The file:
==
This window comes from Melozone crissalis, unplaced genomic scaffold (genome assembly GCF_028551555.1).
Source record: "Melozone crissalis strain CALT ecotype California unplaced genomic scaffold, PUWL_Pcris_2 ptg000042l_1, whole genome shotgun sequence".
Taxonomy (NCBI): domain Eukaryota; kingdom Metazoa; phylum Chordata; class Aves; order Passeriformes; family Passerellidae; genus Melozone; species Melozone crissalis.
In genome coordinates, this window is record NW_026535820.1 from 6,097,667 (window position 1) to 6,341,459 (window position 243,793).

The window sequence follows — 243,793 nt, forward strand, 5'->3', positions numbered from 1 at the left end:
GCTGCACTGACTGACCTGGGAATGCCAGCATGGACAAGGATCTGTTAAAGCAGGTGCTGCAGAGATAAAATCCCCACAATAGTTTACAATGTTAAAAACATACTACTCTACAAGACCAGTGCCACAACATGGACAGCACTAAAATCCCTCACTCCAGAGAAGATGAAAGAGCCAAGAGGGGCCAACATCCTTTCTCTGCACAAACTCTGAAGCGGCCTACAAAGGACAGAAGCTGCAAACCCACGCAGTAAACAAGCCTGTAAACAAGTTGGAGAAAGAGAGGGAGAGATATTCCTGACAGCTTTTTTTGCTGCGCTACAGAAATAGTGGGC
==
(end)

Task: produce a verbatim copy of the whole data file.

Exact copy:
This window comes from Melozone crissalis, unplaced genomic scaffold (genome assembly GCF_028551555.1).
Source record: "Melozone crissalis strain CALT ecotype California unplaced genomic scaffold, PUWL_Pcris_2 ptg000042l_1, whole genome shotgun sequence".
Taxonomy (NCBI): domain Eukaryota; kingdom Metazoa; phylum Chordata; class Aves; order Passeriformes; family Passerellidae; genus Melozone; species Melozone crissalis.
In genome coordinates, this window is record NW_026535820.1 from 6,097,667 (window position 1) to 6,341,459 (window position 243,793).

The window sequence follows — 243,793 nt, forward strand, 5'->3', positions numbered from 1 at the left end:
GCTGCACTGACTGACCTGGGAATGCCAGCATGGACAAGGATCTGTTAAAGCAGGTGCTGCAGAGATAAAATCCCCACAATAGTTTACAATGTTAAAAACATACTACTCTACAAGACCAGTGCCACAACATGGACAGCACTAAAATCCCTCACTCCAGAGAAGATGAAAGAGCCAAGAGGGGCCAACATCCTTTCTCTGCACAAACTCTGAAGCGGCCTACAAAGGACAGAAGCTGCAAACCCACGCAGTAAACAAGCCTGTAAACAAGTTGGAGAAAGAGAGGGAGAGATATTCCTGACAGCTTTTTTTGCTGCGCTACAGAAATAGTGGGC